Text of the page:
On Wednesday Khatia Buniatishvili, with her sister and manager Gvantsa, blew in to Britain on the Eurostar from her home in Paris, rehearsed with the Oxford Philharmonic on Thursday afternoon and was playing Rachmaninov in the evening before whizzing back to Paris again. At the weekend she had been playing in the Konzerthauswien (in Vienna). Such is the peripatetic life of the stellar international musician. Publicity puffs burbling about her "sweeping the globe with her fiery musicianship" tend to precede her appearances these days. Such puffs (and more especially their accompanying photos, with which the Oxford music billboards have been plastered this last couple of weeks) tend to lag a while behind Old Father Time. In fact Buniatishvili has reached the ripe old age of 30, having first tinkled at a keyboard at the age of three, given her first recital in Tbilisi (in Georgia) at six, and for ten years now has trod the treadmill of the supra-national concert circuit.
Sergei Rachmaninov's Piano Concerto No. 2, which resurrected the first phase of his composing career, was composed at age 27. The famously tolling bell-like chords grew in intensity until finding release in the arpeggios that launch the majestic main theme. It's interesting how at no point does the pianist have the main opening theme, giving the soloist an air of independence. Buniatishvili was soon whipping the second subject up into a faster tempo, launching into a pounding crescendo that had her rising from her stool as though to obtain more leverage on the keyboard. Some of the people sitting opposite me and behind the orchestra sat forward, gripping the ledge in front of them, sucked into the drama. By contrast the soloist took the opening to the 'adagio' and its serene accompanying figure simply, almost casually, moving onto wave-like progressions in the central section.
It goes without saying that Marios Papadopoulos was judging perfectly the volume of orchestral accompaniment which was often being handed to pizzicato strings and oily-smooth clarinets, given that he knows so well the acoustics of his home venue and is a solo concet pianist himself. In the 'allegro scherzando' there's a period where the music breaks into a sort of languid waltz-time; that's to say languid for the orchestra but continuously hectic for the soloist; hereabouts there was a beguiling visual moment where Ms Buniatishvili, an exotic figure in spangly peach-coloured dress, and Mr Papadopoulos, dapper in black and grey, simultaneously shook away the hair falling over their faces. As the end approached and the soloist built to a rocket-like cadenza, the glorious melody poured out, reminding us that this is some of the most wildly romantic music ever composed.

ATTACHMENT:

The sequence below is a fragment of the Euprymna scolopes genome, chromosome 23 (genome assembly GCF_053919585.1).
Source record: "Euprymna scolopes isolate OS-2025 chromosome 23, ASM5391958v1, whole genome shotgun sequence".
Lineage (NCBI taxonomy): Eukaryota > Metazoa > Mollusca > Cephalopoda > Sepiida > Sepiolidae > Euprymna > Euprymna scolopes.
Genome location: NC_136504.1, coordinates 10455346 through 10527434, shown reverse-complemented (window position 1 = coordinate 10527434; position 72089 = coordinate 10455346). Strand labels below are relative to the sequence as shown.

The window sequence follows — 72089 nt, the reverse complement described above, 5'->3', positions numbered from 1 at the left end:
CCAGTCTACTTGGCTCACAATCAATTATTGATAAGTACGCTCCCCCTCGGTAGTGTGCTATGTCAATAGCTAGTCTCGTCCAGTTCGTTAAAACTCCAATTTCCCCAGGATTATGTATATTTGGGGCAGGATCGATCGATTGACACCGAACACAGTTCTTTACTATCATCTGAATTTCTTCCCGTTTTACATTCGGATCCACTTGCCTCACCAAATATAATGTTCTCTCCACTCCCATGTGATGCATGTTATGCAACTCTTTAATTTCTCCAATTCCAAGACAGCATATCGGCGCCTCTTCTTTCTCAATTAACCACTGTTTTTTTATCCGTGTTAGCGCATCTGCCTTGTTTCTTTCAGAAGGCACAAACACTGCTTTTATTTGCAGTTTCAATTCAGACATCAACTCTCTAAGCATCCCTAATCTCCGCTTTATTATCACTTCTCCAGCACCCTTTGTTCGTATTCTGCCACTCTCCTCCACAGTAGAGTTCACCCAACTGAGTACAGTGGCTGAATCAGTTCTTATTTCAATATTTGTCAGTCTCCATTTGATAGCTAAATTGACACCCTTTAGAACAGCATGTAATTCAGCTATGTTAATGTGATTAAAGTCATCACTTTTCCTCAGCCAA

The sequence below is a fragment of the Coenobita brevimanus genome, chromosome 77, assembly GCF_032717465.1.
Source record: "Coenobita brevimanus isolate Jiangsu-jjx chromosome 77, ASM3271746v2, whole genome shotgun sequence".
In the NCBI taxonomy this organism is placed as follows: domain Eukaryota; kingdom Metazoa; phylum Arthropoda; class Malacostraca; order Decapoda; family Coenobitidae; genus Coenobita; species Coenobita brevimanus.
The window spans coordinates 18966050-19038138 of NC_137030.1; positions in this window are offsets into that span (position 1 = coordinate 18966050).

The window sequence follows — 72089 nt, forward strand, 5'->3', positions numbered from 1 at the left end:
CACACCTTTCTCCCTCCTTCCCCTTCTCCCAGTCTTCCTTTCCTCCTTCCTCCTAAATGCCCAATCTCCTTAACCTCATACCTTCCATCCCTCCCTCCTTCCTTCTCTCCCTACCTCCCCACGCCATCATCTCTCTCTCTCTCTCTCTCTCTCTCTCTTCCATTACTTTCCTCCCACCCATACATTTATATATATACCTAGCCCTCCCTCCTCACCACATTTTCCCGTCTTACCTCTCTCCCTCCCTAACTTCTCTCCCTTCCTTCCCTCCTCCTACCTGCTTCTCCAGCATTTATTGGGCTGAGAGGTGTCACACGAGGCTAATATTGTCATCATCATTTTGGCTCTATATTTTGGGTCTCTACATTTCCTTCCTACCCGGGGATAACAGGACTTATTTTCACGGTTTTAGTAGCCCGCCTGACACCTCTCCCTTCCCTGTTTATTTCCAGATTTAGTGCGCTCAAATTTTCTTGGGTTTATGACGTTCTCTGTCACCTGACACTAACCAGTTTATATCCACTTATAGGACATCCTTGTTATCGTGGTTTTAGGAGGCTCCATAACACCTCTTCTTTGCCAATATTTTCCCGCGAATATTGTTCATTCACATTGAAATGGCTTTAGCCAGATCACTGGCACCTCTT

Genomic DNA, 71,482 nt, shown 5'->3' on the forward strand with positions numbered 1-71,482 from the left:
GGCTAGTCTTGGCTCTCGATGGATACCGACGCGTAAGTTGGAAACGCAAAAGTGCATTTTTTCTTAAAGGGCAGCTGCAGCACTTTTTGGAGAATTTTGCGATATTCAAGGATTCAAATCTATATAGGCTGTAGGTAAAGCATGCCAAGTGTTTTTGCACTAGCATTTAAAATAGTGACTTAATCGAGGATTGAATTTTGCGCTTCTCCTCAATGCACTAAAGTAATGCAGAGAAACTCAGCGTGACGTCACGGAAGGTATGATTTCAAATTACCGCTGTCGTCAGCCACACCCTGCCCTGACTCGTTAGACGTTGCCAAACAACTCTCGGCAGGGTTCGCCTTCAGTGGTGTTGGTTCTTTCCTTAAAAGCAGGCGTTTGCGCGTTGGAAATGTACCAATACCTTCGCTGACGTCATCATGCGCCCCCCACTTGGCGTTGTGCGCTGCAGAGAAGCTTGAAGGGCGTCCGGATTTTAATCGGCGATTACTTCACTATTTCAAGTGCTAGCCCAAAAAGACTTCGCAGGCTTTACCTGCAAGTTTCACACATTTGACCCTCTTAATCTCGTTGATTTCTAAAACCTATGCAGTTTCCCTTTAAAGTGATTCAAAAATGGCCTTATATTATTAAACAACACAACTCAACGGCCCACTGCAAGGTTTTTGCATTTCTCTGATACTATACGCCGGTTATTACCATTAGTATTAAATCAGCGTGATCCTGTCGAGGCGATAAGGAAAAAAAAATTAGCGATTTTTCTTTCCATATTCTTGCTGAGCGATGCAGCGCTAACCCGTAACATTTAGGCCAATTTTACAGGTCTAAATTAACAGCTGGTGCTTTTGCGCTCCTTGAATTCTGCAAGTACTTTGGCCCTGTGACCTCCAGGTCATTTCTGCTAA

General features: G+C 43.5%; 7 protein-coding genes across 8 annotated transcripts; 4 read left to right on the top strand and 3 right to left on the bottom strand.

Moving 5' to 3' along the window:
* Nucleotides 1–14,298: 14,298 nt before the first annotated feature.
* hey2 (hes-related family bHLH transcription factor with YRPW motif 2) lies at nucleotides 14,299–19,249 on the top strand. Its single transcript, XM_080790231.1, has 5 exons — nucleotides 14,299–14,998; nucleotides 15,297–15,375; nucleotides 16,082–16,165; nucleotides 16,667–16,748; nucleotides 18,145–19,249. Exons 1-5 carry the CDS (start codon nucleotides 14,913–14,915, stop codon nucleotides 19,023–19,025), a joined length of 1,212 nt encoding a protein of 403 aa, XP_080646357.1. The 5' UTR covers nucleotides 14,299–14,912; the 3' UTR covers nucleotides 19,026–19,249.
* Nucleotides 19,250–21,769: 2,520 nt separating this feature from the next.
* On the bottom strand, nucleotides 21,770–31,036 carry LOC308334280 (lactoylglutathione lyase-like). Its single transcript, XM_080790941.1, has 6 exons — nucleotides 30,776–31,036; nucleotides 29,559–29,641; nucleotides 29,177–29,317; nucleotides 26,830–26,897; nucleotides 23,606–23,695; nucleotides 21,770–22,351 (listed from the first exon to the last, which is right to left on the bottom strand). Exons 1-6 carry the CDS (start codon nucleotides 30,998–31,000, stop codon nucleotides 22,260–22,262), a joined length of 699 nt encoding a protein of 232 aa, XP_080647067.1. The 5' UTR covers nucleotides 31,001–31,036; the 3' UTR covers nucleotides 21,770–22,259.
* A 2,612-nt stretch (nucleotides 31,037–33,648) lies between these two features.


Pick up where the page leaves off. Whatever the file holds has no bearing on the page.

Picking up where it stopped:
After the gales of applause, Buniatishvili bounded back into the playing space as if on springs and gave us as an encore of Franz Liszt's 2nd Hungarian Rhapsody, the second in a set of nineteen. I wonder if she chose this piece because Rachmaninov wrote a famous cadenza for it? Whether or not, she delivered the difficult opening section where the left and right hands are doing notably different things and then built up the pace and the intensity, ending in a detonation of pyrotechnics that had the audience gasping, then roaring. To coin a phrase, she came, she saw and she conquered.
We needed the interval to get our breath back and prepare for a wholesale change of mood with Shostakovich's Symphony No. 5. Nick Breckenfield's programme notes provided a lucid summary of the political background, dangerous to the composer personally, of the Soviet Union in 1937, and also how this work's finale has variously been described as 'exultant' on the one hand and 'irreparable tragedy' on the other! I adore this music, with its contrast in texture between tough sinew and the sweet release from sorrow of the slow movement. Then there's the intensely serious beginning, with cellos and basses leading off with the strongly-marked rhythm that's at once copied by the violins; here is there not a suggestion of Bach?
Maestro Papadopoulos was alive to the challenge with this composer of having to give out bursts of energy even when the music has reached a momentary stasis, and to this end he kept the orchestra notably together. The early, long-sustained tune on the violins sang out (I always imagine fleshy politburo members humming it in the bath at their weekend dachas). The slow movement is the kernel of the work, and the divided strings, at one time joined by two flutes and the harp, highlighted Shostakovich's economy of scoring. The finale was, as written, noisy and exciting, full of sound and fury. A curmudgeon might say a bit empty, but here it brought down the house - and the curtain on a memorable concert.